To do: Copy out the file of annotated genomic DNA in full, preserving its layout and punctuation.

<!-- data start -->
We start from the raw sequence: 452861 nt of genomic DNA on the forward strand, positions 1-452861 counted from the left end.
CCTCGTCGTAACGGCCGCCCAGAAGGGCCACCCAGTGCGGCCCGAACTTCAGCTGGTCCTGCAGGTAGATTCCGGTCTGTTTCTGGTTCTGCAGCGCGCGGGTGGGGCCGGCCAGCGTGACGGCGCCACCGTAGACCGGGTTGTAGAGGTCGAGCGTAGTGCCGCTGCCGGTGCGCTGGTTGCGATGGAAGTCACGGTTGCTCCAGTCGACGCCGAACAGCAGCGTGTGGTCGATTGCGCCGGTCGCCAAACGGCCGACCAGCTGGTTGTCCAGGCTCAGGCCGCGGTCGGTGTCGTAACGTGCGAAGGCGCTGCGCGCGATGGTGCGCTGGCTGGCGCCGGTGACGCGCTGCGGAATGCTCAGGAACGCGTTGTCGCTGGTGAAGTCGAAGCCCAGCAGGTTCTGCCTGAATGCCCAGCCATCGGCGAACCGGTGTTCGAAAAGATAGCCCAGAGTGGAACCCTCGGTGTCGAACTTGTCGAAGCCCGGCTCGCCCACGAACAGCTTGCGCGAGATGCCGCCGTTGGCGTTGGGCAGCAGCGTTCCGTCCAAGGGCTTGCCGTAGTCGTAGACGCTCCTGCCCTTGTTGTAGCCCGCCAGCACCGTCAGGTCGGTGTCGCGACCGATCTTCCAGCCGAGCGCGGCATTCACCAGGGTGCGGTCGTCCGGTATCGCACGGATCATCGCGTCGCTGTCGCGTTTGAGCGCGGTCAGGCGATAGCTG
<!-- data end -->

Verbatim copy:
We start from the raw sequence: 452861 nt of genomic DNA on the forward strand, positions 1-452861 counted from the left end.
CCTCGTCGTAACGGCCGCCCAGAAGGGCCACCCAGTGCGGCCCGAACTTCAGCTGGTCCTGCAGGTAGATTCCGGTCTGTTTCTGGTTCTGCAGCGCGCGGGTGGGGCCGGCCAGCGTGACGGCGCCACCGTAGACCGGGTTGTAGAGGTCGAGCGTAGTGCCGCTGCCGGTGCGCTGGTTGCGATGGAAGTCACGGTTGCTCCAGTCGACGCCGAACAGCAGCGTGTGGTCGATTGCGCCGGTCGCCAAACGGCCGACCAGCTGGTTGTCCAGGCTCAGGCCGCGGTCGGTGTCGTAACGTGCGAAGGCGCTGCGCGCGATGGTGCGCTGGCTGGCGCCGGTGACGCGCTGCGGAATGCTCAGGAACGCGTTGTCGCTGGTGAAGTCGAAGCCCAGCAGGTTCTGCCTGAATGCCCAGCCATCGGCGAACCGGTGTTCGAAAAGATAGCCCAGAGTGGAACCCTCGGTGTCGAACTTGTCGAAGCCCGGCTCGCCCACGAACAGCTTGCGCGAGATGCCGCCGTTGGCGTTGGGCAGCAGCGTTCCGTCCAAGGGCTTGCCGTAGTCGTAGACGCTCCTGCCCTTGTTGTAGCCCGCCAGCACCGTCAGGTCGGTGTCGCGACCGATCTTCCAGCCGAGCGCGGCATTCACCAGGGTGCGGTCGTCCGGTATCGCACGGATCATCGCGTCGCTGTCGCGTTTGAGCGCGGTCAGGCGATAGCTG